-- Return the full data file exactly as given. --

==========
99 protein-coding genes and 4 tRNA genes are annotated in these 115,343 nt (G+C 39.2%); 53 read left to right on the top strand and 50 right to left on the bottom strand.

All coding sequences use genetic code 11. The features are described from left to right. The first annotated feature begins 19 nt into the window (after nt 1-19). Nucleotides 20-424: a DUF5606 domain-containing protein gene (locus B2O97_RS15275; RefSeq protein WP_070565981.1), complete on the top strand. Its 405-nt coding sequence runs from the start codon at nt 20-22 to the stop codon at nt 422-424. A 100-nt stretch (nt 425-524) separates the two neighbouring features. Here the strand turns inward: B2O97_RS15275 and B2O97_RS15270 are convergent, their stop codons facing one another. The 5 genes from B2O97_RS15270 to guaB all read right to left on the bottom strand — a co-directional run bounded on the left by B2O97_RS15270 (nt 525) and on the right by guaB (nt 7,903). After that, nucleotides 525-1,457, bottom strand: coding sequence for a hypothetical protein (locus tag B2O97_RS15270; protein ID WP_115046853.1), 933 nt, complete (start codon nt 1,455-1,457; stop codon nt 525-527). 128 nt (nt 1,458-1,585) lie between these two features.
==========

99 protein-coding genes and 4 tRNA genes are annotated in these 115,343 nt (G+C 39.2%); 53 read left to right on the top strand and 50 right to left on the bottom strand.

All coding sequences use genetic code 11. The features are described from left to right. The first annotated feature begins 19 nt into the window (after nt 1-19). Nucleotides 20-424: a DUF5606 domain-containing protein gene (locus B2O97_RS15275; RefSeq protein WP_070565981.1), complete on the top strand. Its 405-nt coding sequence runs from the start codon at nt 20-22 to the stop codon at nt 422-424. A 100-nt stretch (nt 425-524) separates the two neighbouring features. Here the strand turns inward: B2O97_RS15275 and B2O97_RS15270 are convergent, their stop codons facing one another. The 5 genes from B2O97_RS15270 to guaB all read right to left on the bottom strand — a co-directional run bounded on the left by B2O97_RS15270 (nt 525) and on the right by guaB (nt 7,903). After that, nucleotides 525-1,457, bottom strand: coding sequence for a hypothetical protein (locus tag B2O97_RS15270; protein ID WP_115046853.1), 933 nt, complete (start codon nt 1,455-1,457; stop codon nt 525-527). 128 nt (nt 1,458-1,585) lie between these two features.